The FHA manual states that pavement markings should be legible at all times. Some state roadway design regulations will go even further, by establishing an actual schedule--based on average daily traffic--for repainting a road's pavement markings.
Inadequate or incorrect signs or signals. The MUTCD establishes specific guidelines for sign color, size, reflectorization, illumination, lettering, and placement. (20) Review this as well as your state's regulations to ensure that the signage was appropriate at the crash site.
Signaling is also a highly regulated area. Common problems include traffic lights with improper sequencing or short cycles.
Because these problems can be fixed quickly, you should visit the intersection immediately if incorrect signaling is a potential cause of your client's crash. An expert should take all measurements at the scene to ensure that correct information is obtained and to avoid having someone other than the expert--who will probably be more credible at trial than, say, a law clerk at your firm--becoming a witness in the case.
Roadway maintenance can be as important to your case as roadway design. Pavement that is not routinely inspected and maintained can crack, develop holes, and lose skid resistance. These conditions can cause or contribute to a crash. Sometimes the defendant's act of maintaining or repairing the pavement actually creates the dangerous condition.
Miles to go
Roadway and roadside safety have made significant advances in the last 20 years, partly because of plaintiff lawyers' zealous representation of injured motorists. Although there are more vehicles on our highways than ever before, the fatality rate per 100 million miles of roadway is half what it was 20 years ago. (21)
We're headed in the right direction, but government and industry leaders must continue to improve roadway and roadside design and maintenance to further reduce the number of deaths and injuries. We can help keep the pressure on by properly preparing and presenting our clients' cases.
(1.) C. Paul Scott & Don Ivey, Utility Poles and Roadside Safety, The Road to Responsibility, Paper Presented at the 80th Annual Meeting of the Transportation Research Board in Washington, D.C. (Jan. 2001).
(3.) For AASHTO's publication catalog, go to www.transportation.org or www.aashto.org, or write to 444 North Capitol St., N.W., Ste. 249, Washington, DC 20001.
(4.) See, e.g., AM. ASS'N STATE HIGHWAY & TRANSP. OFFICIALS, GUIDE FOR SELECTING, LOCATING, AND DESIGNING TRAFFIC BARRIERS 4 (1977) [hereinafter AASHTO TRAFFIC BARRIER GUIDE] ("The guide will have applications to both new and existing roadways." The guide also provides that "existing highways should be upgraded when feasible to eliminate hazardous conditions that require barrier protection." Id. at 3).
(5.) For example, Army Regulation 420-72 requires that materials and specifications used in roadway maintenance and repair meet federal, state, military, AASHTO, and American Society of Testing and Materials standards. DEP'T OF THE ARMY, ARMY REGULATION 420-72, TRANSPORTATION INFRASTRUCTURE AND DAMS (2000). Agency publications may contain more specific and unequivocal language than the industry standard. For example, Army Technical Manual 5-624 states that brush or shrubs will not be permitted to grow at culvert inlets or outlets. DEP'T OF THE ARMY, TECHNICAL MANUAL 5-624, MAINTENANCE AND REPAIR OF SURFACE AREAS, [paragraph] 6-6b. (Oct. 27, 1995) (emphasis added). AASHTO's general guidance does not provide language that is equally specific or unequivocal.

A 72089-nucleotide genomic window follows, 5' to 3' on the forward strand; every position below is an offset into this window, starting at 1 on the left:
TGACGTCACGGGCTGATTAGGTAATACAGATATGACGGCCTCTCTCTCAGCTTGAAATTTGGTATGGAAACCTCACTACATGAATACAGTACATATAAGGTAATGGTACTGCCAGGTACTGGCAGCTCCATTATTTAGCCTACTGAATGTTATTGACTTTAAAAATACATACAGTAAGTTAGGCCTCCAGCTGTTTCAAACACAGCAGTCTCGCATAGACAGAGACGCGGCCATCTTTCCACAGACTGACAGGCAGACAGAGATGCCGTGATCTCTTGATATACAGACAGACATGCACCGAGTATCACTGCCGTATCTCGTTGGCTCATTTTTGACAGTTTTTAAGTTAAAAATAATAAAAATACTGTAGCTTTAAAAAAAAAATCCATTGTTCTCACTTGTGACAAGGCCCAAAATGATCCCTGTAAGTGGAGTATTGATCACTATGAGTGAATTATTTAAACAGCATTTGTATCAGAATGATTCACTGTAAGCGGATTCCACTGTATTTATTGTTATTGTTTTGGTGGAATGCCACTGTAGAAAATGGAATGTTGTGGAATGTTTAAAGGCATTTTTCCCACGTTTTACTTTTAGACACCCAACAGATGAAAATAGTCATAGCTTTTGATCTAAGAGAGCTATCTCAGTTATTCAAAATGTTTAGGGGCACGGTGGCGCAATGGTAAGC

(6.) E.g., TEX. TRANSP. CODE ANN. [section] 600-001 (Vernon 2001).
(7.) See United States v. Gaubert, 499 U.S. 315, 322 (1991).
(8.) See Jean F. Rydstrom, Annotation, Claims Based on Construction and Maintenance of Public Property as Within Provision of 28 U.S. CA. [section] 2680(A) Excepting from Federal Tort Claims Act Claims Involving "Discretionary Function or Duty," 37 A.L.R. FED. 537 (1978); Gaubert, 499 U.S. 315.
(9.) See A.E. Korpela, Annotation, Right of Contractor with Federal State, or Local Public Body to Latter's Immunity From Tort Liability, 9 A.L.R.3d 382 (1996).
(10.) See, e.g., TEX. CIV. PRAC. & REM. CODE ANN. [section] 75.001 (Vernon 2001); see also Robin Cheryl Miller, Annotation, Effect of Statute Limiting Landowner's Liability for Personal Injury to Recreational User, 47 A.L.R. 4th 262 (1986).
(11.) TEX. DEP'T TRANSP., ROADWAY DESIGN MANUAL (2001).
(12.) E.g., AM. ASS'N STATE HIGHWAY & TRANSP. OFFICIALS, ROADSIDE DESIGN GUIDE App. A (1996).
(14.) Id.; AASHTO TRAFFIC BARRIER GUIDE supra note 4, at 4.
(15.) AASHTO TRAFFIC BARRIER GUIDE, supra note 4, at 4.
(16.) AM. ASS'N STATE HIGHWAY & TRANSP. OFFICIALS, HIGHWAY SAFETY DESIGN & OPERATIONS GUIDE ch. 6 (1997); TEX. DEP'T TRANSP., ROADSIDE VEGETATION MANAGEMENT (1996).
(17.) See TRANSP. RESEARCH BD., NAT'L RESEARCH COUNCIL, THE INFLUENCE OF ROADWAY SURFACE DISCONTINUITIES ON SAFETY (1984).
(18.) AM. ASS'N STATE HIGHWAY & TRANSP. OFFICIALS, A POLICY ON GEOMETRIC DESIGN OF HIGHWAYS AND STREETS (2001).
(19.) FEDERAL HIGHWAY ADMIN., MANUAL FOR UNIFORM TRAFFIC CONTROL DEVICES (2001).
(21.) FEDERAL HIGHWAY ADMIN., 1999 MOTOR VEHICLE CRASH DATA (1999).
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|Date:||Jan 1, 2002|